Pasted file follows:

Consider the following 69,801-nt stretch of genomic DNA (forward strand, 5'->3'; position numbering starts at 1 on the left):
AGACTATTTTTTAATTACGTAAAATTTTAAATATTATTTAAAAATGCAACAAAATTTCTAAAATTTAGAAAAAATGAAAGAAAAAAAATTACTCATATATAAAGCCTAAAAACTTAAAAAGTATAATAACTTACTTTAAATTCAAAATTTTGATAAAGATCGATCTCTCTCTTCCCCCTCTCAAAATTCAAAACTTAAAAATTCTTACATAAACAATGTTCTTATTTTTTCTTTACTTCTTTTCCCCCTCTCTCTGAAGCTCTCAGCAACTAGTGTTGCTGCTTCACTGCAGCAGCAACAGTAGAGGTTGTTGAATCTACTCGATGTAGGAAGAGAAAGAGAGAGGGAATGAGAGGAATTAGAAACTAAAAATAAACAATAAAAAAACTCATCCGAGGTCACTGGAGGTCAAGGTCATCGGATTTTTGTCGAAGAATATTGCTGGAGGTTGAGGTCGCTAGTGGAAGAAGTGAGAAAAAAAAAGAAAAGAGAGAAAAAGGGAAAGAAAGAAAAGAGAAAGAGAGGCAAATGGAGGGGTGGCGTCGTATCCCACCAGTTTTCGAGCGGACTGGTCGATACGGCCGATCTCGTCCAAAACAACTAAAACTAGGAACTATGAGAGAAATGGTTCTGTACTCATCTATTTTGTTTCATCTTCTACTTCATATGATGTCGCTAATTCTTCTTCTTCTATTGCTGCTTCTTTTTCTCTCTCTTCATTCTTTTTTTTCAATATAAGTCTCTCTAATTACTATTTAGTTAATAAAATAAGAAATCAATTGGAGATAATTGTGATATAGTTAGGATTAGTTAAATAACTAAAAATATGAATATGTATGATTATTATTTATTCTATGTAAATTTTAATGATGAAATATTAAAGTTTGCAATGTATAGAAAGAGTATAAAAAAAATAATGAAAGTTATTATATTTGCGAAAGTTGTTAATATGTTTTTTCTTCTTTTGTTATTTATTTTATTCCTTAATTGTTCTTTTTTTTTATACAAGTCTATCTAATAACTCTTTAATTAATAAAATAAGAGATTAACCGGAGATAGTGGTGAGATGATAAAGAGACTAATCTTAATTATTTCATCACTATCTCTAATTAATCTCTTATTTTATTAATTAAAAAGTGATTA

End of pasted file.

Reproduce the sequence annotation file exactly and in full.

Consider the following 69,801-nt stretch of genomic DNA (forward strand, 5'->3'; position numbering starts at 1 on the left):
AGACTATTTTTTAATTACGTAAAATTTTAAATATTATTTAAAAATGCAACAAAATTTCTAAAATTTAGAAAAAATGAAAGAAAAAAAATTACTCATATATAAAGCCTAAAAACTTAAAAAGTATAATAACTTACTTTAAATTCAAAATTTTGATAAAGATCGATCTCTCTCTTCCCCCTCTCAAAATTCAAAACTTAAAAATTCTTACATAAACAATGTTCTTATTTTTTCTTTACTTCTTTTCCCCCTCTCTCTGAAGCTCTCAGCAACTAGTGTTGCTGCTTCACTGCAGCAGCAACAGTAGAGGTTGTTGAATCTACTCGATGTAGGAAGAGAAAGAGAGAGGGAATGAGAGGAATTAGAAACTAAAAATAAACAATAAAAAAACTCATCCGAGGTCACTGGAGGTCAAGGTCATCGGATTTTTGTCGAAGAATATTGCTGGAGGTTGAGGTCGCTAGTGGAAGAAGTGAGAAAAAAAAAGAAAAGAGAGAAAAAGGGAAAGAAAGAAAAGAGAAAGAGAGGCAAATGGAGGGGTGGCGTCGTATCCCACCAGTTTTCGAGCGGACTGGTCGATACGGCCGATCTCGTCCAAAACAACTAAAACTAGGAACTATGAGAGAAATGGTTCTGTACTCATCTATTTTGTTTCATCTTCTACTTCATATGATGTCGCTAATTCTTCTTCTTCTATTGCTGCTTCTTTTTCTCTCTCTTCATTCTTTTTTTTCAATATAAGTCTCTCTAATTACTATTTAGTTAATAAAATAAGAAATCAATTGGAGATAATTGTGATATAGTTAGGATTAGTTAAATAACTAAAAATATGAATATGTATGATTATTATTTATTCTATGTAAATTTTAATGATGAAATATTAAAGTTTGCAATGTATAGAAAGAGTATAAAAAAAATAATGAAAGTTATTATATTTGCGAAAGTTGTTAATATGTTTTTTCTTCTTTTGTTATTTATTTTATTCCTTAATTGTTCTTTTTTTTTATACAAGTCTATCTAATAACTCTTTAATTAATAAAATAAGAGATTAACCGGAGATAGTGGTGAGATGATAAAGAGACTAATCTTAATTATTTCATCACTATCTCTAATTAATCTCTTATTTTATTAATTAAAAAGTGATTA